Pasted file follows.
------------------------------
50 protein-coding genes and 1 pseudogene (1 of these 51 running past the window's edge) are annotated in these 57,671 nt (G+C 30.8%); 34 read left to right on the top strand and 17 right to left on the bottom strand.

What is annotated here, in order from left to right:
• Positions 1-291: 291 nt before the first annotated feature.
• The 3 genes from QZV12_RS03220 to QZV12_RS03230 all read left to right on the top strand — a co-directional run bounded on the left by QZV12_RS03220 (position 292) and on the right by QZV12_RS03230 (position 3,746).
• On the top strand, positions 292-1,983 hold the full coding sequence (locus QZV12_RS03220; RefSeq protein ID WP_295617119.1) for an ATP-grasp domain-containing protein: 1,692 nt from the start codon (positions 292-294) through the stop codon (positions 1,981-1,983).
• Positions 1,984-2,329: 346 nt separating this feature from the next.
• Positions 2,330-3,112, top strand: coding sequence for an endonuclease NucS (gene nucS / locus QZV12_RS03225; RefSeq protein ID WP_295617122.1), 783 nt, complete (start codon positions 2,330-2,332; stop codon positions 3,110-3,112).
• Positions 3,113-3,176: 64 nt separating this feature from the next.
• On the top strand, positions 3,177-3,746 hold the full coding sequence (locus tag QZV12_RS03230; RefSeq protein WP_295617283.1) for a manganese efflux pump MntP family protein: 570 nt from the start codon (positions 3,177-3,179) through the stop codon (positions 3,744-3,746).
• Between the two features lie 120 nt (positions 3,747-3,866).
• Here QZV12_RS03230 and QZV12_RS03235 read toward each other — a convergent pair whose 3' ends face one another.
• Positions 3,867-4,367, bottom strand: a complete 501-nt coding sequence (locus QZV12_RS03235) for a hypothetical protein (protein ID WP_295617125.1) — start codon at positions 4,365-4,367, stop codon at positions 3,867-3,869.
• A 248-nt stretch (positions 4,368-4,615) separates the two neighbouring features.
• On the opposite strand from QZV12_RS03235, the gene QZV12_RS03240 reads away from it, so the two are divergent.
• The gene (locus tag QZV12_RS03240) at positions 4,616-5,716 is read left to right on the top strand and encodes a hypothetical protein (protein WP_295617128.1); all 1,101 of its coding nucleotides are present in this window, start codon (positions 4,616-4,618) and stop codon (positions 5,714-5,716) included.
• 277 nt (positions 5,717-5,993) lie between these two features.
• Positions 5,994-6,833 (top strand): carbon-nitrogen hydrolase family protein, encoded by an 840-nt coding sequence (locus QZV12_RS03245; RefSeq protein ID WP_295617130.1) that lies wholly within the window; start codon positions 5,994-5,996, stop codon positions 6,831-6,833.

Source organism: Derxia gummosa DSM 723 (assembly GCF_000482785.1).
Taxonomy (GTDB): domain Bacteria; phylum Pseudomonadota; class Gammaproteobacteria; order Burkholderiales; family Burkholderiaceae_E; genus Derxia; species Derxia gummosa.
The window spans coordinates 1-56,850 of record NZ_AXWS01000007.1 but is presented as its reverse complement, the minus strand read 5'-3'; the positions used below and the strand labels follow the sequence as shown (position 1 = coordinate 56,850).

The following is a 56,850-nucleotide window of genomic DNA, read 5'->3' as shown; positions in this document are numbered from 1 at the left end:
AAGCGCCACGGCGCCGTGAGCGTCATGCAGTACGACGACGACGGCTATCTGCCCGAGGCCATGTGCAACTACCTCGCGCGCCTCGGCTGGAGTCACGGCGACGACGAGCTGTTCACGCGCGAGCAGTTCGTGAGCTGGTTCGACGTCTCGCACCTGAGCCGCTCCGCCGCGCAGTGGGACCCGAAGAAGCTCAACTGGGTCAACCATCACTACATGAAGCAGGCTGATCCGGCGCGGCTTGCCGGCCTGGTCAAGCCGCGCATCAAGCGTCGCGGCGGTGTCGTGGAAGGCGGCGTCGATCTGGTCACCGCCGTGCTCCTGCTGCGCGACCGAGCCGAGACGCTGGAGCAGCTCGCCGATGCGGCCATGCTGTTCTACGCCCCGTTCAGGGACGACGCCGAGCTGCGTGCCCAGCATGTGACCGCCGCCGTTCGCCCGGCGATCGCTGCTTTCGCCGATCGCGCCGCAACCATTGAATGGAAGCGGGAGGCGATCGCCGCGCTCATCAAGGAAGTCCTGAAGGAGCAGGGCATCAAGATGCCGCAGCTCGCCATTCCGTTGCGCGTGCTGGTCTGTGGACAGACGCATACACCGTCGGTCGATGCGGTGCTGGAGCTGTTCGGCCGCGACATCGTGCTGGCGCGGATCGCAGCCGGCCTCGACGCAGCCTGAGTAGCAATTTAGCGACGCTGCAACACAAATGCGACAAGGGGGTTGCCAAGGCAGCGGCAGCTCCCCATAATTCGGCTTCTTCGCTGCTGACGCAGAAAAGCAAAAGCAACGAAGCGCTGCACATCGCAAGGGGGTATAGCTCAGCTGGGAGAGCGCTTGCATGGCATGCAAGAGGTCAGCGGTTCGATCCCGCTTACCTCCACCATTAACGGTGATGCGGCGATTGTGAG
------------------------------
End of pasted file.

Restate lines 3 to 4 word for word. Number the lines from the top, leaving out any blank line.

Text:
• Positions 1-291: 291 nt before the first annotated feature.
• The 3 genes from QZV12_RS03220 to QZV12_RS03230 all read left to right on the top strand — a co-directional run bounded on the left by QZV12_RS03220 (position 292) and on the right by QZV12_RS03230 (position 3,746).